Another blog post on President Richard Nixon’s activities during the Watergate investigation. The first one can be found here, the second one can be found here, and the third one is here.

Following the release of the White House Oval Office audiotape transcripts in April 1974, Nixon faced additional requests for the tapes themselves. While the court battle over the tapes wound through the court system, Nixon and Secretary of State Henry Kissinger planned a June trip to the Middle East, including a visit to the State of Israel, the first trip ever by a U.S. president. Both Nixon and Pat, his wife, were no doubt glad to be out of Washington and among cheering crowds in Egypt.

Anwar Sadat and Richard Nixon wave to crowds in Alexandria, Egypt (June 1974). Oliver F. Atkins photograph collection, Box 35, Folder 6. George Mason University. Libraries. Special Collections & Archives. Copyright not held by George Mason University Libraries. Restricted to personal, non-commercial use only. For permission to publish, contact Special Collections and Archives.
Egyptian President Anwar Sadat and Richard Nixon wave to crowds in Alexandria, Egypt (June 1974). Oliver F. Atkins photograph collection, Box 35, Folder 6. George Mason University. Libraries. Special Collections & Archives. Copyright not held by George Mason University Libraries. Restricted to personal, non-commercial use only. For permission to publish, contact Special Collections and Archives.
Pat Nixon smiles for the cameras as she plays with children at a school in Egypt.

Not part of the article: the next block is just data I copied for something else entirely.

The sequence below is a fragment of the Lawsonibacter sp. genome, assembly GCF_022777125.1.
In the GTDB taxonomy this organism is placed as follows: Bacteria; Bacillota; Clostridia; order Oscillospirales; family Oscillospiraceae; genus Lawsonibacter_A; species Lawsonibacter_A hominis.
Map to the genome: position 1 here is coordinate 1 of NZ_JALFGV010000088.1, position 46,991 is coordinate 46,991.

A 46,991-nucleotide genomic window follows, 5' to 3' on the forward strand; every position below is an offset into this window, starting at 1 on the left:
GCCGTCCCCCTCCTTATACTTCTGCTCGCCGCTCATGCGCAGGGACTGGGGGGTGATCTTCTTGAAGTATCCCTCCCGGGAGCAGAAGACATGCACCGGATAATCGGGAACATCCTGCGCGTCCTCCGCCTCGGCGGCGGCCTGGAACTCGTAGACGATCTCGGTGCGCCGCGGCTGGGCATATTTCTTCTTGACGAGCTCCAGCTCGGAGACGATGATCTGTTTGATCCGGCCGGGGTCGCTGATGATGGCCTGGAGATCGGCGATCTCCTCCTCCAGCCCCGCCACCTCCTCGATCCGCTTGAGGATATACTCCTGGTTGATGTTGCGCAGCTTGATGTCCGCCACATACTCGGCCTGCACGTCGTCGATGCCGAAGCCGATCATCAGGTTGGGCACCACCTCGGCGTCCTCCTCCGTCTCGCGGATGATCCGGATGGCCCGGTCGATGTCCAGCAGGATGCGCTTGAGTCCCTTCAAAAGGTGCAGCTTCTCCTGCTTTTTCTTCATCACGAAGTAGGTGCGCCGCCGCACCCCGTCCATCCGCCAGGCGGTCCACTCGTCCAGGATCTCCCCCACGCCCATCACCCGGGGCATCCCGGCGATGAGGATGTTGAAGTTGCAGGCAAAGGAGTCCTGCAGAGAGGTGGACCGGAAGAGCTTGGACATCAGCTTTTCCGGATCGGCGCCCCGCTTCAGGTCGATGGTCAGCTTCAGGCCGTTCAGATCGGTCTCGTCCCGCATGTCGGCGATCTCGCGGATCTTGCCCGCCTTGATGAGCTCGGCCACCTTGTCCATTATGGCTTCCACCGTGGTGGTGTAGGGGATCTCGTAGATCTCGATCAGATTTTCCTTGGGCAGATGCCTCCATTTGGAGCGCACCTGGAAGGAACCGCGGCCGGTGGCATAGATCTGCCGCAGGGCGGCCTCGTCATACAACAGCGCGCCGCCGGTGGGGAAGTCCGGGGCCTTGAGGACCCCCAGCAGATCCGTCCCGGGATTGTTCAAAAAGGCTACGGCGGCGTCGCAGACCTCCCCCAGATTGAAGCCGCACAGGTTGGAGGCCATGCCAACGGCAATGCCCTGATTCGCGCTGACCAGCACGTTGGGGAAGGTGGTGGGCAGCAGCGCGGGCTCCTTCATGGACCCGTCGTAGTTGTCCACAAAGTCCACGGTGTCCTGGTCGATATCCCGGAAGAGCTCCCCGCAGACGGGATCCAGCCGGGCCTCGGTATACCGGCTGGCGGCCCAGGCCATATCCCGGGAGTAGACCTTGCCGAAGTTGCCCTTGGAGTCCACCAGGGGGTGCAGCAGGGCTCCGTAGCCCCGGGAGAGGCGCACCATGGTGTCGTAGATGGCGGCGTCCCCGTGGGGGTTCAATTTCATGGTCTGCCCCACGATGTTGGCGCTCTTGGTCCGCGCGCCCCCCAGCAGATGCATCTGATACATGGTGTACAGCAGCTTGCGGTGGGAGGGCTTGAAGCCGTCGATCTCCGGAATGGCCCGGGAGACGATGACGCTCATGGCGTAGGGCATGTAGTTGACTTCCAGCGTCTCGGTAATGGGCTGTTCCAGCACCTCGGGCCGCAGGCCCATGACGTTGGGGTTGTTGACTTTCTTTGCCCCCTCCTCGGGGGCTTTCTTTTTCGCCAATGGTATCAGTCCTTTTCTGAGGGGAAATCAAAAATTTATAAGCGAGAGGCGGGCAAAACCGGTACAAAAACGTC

Pat Nixon smiles for the cameras as she plays with children at a school in Egypt (June 1974). Oliver F. Atkins photograph collection, Box 35, Folder 6. George Mason University. Libraries. Special Collections & Archives. Copyright not held by George Mason University Libraries. Restricted to personal, non-commercial use only. For permission to publish, contact Special Collections and Archives.

A couple of major events prompted the visit by Nixon. In October 1973, Syria and Egypt attacked Israel over territory in the Sinai Peninsula and the Golan Heights that Israel refused to vacate. The war did not last long, but both the United States and the Soviet Union became involved and the conflict nearly escalated into a nuclear confrontation. The U.S. support for Israel during the war resulted in an oil embargo by the Organization of Petroleum Exporting Countries (OPEC), which caused a major disruption in the U.S. and world economy.

From left to right: Henry Kissinger and Richard Nixon meet with Israeli Prime Minister Golda Meir.
From left to right: Henry Kissinger and Richard Nixon meet with Israeli Prime Minister Golda Meir (June 1974). Oliver F. Atkins photograph collection, Box 35, Folder 6. George Mason University. Libraries. Special Collections & Archives. Copyright not held by George Mason University Libraries. Restricted to personal, non-commercial use only. For permission to publish, contact Special Collections and Archives.

Nixon and Kissinger sought to reassure Israel of support by the U.S. and also reestablish diplomatic relations with Egypt and Syria.

Richard Nixon and Syrian President Hafez al-Assad shake hands as other officials, including Henry Kissinger, watch.
Richard Nixon and Syrian President Hafez al-Assad shake hands as other officials, including Henry Kissinger, watch (June 1974). Oliver F. Atkins photograph collection, Box 35, Folder 6. George Mason University. Libraries. Special Collections & Archives. Copyright not held by George Mason University Libraries. Restricted to personal, non-commercial use only. For permission to publish, contact Special Collections and Archives.

You can read more about on the background of the 1973 conflict here.

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